At 7.50pm on Wednesday 22 March, Gerry Adams made a final inspection of the script he was about to deliver. Almost 800 people had gathered in the function room of Newry's Bellini's Restaurant. Sinn Féin was holding what it billed as the first in a series of island-wide 'Town Hall' meetings.

The organisation's machine was still humming after successful Assembly elections. The audience was drawn from a border community, energised by awareness that it is in the eye of the storm of what is Political Hurricane Brexit.

But the deepest reality, the sadness that could not be avoided, or rationalised was that Martin McGuinness had died in Derry's Altnagelvin Hospital the previous day. The morning after the Newry speech, Mr Adams would cross the Glenshane Pass for his funeral.

In modern times can any political relationship be compared to the Adams-McGuinness bond? The IRA and Sinn Féin had their share of splits and feuds. For decades the British government expertly practised the dark arts to undermine the republican movement from within. But there was never a smirk, wisecrack, comma or silence to suggest a blemish or frisson in the Adams-McGuinness friendship. East coast - west coast, light bulb - iron: it was unique.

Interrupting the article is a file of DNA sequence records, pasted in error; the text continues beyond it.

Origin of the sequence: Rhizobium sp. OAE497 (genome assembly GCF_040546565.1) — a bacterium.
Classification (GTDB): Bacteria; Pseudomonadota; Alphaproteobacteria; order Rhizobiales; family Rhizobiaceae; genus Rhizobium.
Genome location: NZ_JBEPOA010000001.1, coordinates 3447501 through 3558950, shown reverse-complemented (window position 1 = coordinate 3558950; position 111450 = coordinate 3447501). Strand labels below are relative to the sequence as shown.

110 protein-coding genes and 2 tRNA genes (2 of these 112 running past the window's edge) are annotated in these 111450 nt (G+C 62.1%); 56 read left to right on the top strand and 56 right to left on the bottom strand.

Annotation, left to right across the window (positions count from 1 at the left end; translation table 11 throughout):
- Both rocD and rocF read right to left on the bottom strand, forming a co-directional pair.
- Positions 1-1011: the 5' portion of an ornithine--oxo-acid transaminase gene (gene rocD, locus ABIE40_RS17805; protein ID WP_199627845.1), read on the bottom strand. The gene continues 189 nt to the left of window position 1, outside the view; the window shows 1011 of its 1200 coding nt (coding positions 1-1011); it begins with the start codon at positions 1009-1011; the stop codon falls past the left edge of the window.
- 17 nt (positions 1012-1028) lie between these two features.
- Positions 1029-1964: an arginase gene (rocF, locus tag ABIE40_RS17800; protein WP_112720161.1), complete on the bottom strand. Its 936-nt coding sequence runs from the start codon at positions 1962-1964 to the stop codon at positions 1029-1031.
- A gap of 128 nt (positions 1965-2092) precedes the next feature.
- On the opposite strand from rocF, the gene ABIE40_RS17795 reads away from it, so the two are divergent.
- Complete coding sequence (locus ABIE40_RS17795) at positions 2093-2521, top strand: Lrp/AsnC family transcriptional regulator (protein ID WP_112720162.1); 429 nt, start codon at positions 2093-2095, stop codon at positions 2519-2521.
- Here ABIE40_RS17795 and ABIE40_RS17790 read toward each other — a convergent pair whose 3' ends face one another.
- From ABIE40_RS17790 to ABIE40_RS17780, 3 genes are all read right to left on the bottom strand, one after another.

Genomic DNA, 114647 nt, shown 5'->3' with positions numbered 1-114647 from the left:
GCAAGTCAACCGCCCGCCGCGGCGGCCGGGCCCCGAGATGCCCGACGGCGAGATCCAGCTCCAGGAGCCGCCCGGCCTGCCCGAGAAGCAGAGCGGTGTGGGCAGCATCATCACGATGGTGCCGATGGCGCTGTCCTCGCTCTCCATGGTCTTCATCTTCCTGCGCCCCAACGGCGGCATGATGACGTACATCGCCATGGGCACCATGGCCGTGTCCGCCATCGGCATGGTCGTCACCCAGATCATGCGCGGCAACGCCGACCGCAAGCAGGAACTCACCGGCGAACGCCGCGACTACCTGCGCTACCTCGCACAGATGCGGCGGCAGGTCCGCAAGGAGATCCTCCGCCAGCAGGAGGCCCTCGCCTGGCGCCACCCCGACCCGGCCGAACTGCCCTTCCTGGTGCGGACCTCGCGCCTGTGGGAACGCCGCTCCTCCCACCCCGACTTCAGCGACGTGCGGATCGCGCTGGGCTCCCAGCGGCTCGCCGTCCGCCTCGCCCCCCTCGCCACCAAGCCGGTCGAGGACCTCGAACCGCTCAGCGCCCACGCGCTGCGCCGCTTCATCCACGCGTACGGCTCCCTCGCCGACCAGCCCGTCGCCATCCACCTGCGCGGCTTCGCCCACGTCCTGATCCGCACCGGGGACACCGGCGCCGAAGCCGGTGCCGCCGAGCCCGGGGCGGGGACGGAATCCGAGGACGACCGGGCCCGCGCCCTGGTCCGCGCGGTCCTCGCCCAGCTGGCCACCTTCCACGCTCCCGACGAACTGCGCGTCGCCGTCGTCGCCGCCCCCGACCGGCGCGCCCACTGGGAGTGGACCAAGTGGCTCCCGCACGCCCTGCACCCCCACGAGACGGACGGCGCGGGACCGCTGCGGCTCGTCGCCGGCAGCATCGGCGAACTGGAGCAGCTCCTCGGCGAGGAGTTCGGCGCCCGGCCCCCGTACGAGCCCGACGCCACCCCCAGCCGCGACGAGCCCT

Adams has internally processed much during his complex life. But the scale of the worrying and grieving for the three months before the passing of his friend and the weeks since is, for him, a new level of churning.

They had loosely discussed a different plan … of maybe retiring together, in the middle of this year, along with a cluster of pension-age colleagues to allow for a new post-cordite, both hands on the ballot box cohort to take charge. That unfinished conversation was obsolete when Martin McGuinness became ill.

A sometimes aired view is that McGuinness, despite his past, could make a human connection in most situations whereas Adams invariably generates wariness. The bald truth is the day the Sinn Féin president acknowledges he belonged to the IRA for a nano second at any stage since birth, the gardaí or PSNI would be obliged to arrest and charge him. Martin McGuinness could and did acknowledge his IRA membership up to 1974, the time he was released from prison after serving IRA-linked convictions.

His policy about IRA associations from then onward followed the Adams formula – outright denial. Regardless, Adams seems destined to be the one always associated with steel cold.